And I still don't understand MVC...

    yours, Marcus
    Marcus Baker
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  5. #5
    simple tester McGruff's Avatar
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    Very interesting.

    MVC RIP, I guess

  6. #6
    SitePoint Zealot ZangBunny's Avatar
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    Quote Originally Posted by lastcraft
    I cannot resist tossing in my own half baked ideas to date...
    Welcome to the club!
    Firstly this has nothing to do with templates. The view may use templates or it may not.
    Heavy nodding up to here.
    The template may dictate (with custom tags) the domain code that gets executed and so may be more than just a view. Templating is mostly orthogonal.
    It could, but then it wouldn't belong in an MVC architecture. In a clean MVC only the controller can nudge domain code into execution. It then collects the domain objects that result from the logic and hands them off to the view for display. The view should strictly speaking do nothing more than use getters on the domain objects and put their data into the right template variables (if you use one).
    This has nothing to do with handling user input either. We get a dash of input before the script even gets run, but after that human intervention (except the stop button) is impossible. It is basically a batch process.
    So is any GUI application. The application sits idle waiting for a widget being fiddled with, then it does whatever the user said he wanted. Although it may be very fast, the user usually has to wait until that piece of processing is done. He can put more events into the execution queue, but only rarely can he really intervene in a running piece of logic.
    To make matters worse the chosen script and the incoming data don't necessarily match up. We have to fix this to match the view with the data. After that we are locked into some kind of TransactionScript. The front controller gets around this by having only one script as an entry point.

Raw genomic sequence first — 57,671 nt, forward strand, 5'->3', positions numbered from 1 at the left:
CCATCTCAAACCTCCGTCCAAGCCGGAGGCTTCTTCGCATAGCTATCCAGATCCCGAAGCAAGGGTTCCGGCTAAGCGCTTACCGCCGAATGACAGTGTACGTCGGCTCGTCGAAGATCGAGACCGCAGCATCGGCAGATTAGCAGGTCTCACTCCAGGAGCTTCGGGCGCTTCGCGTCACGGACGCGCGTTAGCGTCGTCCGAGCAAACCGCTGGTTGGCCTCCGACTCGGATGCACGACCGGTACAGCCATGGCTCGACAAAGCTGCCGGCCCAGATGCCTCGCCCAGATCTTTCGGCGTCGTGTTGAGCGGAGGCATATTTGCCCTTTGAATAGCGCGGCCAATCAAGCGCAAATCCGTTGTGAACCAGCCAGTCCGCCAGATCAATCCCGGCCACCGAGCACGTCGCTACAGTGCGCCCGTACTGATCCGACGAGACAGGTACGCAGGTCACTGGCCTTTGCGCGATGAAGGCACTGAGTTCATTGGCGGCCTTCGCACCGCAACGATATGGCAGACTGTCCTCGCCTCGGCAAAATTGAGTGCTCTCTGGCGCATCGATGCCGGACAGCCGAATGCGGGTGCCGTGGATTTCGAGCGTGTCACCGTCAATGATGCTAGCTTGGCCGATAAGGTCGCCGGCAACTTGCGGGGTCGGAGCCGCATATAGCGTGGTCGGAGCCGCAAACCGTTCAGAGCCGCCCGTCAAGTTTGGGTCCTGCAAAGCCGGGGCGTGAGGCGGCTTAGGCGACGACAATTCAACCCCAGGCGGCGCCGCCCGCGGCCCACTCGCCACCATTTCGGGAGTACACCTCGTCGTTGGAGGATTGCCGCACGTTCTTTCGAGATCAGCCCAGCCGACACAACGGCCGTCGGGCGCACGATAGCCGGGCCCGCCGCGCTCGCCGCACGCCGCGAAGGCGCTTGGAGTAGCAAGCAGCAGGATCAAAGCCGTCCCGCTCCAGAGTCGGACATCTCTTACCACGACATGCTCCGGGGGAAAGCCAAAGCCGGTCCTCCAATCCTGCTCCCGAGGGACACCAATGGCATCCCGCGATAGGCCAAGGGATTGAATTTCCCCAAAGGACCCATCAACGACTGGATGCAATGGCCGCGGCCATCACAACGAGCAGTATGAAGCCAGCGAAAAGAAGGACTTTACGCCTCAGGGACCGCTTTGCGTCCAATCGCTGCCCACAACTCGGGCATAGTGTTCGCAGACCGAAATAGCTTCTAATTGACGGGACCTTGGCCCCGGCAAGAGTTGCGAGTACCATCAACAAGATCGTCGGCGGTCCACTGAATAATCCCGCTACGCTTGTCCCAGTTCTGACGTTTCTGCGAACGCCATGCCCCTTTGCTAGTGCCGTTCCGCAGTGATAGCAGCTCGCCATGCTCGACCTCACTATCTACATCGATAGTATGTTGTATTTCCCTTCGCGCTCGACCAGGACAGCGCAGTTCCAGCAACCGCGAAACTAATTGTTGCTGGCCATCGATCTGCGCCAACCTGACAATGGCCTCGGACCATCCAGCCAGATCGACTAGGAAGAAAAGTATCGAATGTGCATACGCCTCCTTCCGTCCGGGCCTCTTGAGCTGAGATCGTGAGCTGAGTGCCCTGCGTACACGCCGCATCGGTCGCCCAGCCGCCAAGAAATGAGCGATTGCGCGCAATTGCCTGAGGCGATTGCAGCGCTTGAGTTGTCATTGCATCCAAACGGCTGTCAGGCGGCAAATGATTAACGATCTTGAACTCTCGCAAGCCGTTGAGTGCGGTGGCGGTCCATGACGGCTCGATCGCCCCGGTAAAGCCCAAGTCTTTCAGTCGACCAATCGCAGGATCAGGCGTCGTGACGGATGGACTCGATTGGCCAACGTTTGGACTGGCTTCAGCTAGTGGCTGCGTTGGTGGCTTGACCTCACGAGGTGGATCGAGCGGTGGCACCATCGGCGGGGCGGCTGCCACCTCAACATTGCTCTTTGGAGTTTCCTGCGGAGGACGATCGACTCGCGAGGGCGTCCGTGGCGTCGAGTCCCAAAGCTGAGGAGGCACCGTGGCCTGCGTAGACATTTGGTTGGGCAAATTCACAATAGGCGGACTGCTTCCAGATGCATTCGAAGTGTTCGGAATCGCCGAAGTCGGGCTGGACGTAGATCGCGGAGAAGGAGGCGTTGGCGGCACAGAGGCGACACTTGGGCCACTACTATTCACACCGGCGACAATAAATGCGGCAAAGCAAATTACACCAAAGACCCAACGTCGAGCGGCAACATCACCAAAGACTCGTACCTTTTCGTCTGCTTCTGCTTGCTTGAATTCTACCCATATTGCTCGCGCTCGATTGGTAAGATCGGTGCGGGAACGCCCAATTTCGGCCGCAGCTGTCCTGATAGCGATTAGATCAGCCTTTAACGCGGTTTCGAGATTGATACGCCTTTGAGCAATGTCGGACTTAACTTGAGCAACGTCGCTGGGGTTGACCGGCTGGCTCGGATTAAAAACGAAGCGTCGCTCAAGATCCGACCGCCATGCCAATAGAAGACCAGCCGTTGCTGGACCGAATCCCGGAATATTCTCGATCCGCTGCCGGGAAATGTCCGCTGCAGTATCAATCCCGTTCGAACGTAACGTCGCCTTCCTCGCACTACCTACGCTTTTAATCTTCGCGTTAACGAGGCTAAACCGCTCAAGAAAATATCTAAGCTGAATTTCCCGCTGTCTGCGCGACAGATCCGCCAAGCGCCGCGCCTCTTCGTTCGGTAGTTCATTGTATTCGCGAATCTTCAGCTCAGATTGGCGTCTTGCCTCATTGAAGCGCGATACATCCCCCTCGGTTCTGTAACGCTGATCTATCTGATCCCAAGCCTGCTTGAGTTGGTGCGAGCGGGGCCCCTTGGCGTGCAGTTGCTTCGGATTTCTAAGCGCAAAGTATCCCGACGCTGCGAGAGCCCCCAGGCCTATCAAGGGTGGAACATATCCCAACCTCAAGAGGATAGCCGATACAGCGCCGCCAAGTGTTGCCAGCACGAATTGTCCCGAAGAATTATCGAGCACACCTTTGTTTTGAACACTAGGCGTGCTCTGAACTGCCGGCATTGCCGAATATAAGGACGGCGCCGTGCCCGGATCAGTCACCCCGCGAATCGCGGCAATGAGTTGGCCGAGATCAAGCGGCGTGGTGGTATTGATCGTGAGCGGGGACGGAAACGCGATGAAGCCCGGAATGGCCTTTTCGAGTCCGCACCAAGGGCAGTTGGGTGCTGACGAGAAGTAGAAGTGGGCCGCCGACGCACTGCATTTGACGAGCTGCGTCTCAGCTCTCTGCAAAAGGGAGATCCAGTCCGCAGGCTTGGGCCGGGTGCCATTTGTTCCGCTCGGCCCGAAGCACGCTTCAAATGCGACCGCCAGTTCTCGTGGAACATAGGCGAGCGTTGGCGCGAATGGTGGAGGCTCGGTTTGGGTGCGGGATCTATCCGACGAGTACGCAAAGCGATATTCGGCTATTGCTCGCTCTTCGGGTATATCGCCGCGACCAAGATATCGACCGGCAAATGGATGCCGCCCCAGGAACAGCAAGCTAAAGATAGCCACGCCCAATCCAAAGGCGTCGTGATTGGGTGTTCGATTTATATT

Chosing the correct view is the job of the Controller (which can be a Page Controller, Front Controller, or any other unnamed piece of code). The business logic that gets run before this happens can be anything from a Transaction Script to some Commands on a Domain Model.
    The model is not the same as the database. Because PHP starts empty on every request, only persistent information and network accessable information is available.
    In most applications the model will rely on some form of persistent data, be it from flat files or a database, because PHP applications do not retain their state between requests.
    However, we can cloud the issue by saving sessions out to the database. Session information is nothing to do with the model though, and should be kept conceptually separate. Thus the database may be involved in the controller/view system or the model.
    Very cloudy indeed. I would like to think that most of the time the data that is persisted in the session (database or otherwise) belongs to objects that are part of the Model, except for configuration data. I'm open to argument here, though, as there are many things that can be done with session data.
    Simplistically it strikes me that the "controller" in web MVC is actually just internal logic to stitch together the incoming arguments to the script that will run them. It has absolutely nothing to do with the controller in GUI apps.
    Beg to differ again. The controller in a GUI application receives user input, decides what domain objects need to be instantiated and what commands to be run on them, and then passes the results on to the GUI for display. Same thing.
    The "web application" is an illusion created by a sequence of scripts. To maintain that illusion we have to have some kind of super controller to manage the steps. This step controller doesn't usually exist in any single script. (...) I wouldn't call the class that deals with this logic a "controller". More of a "navigator".
    This is one point that causes a lot of confusion about MVC: The piece that you are talking about is what Fowler calls an "Application Controller": A layer that controls the flow or sequence of screens that are presented to the user, to be used whenever it gets more complex that one view for one controller. He also says that it has nothing to do with the "Controller" in MVC which he prefers to call "Input Controller". I think this distinction serves a lot to clarify the MVC.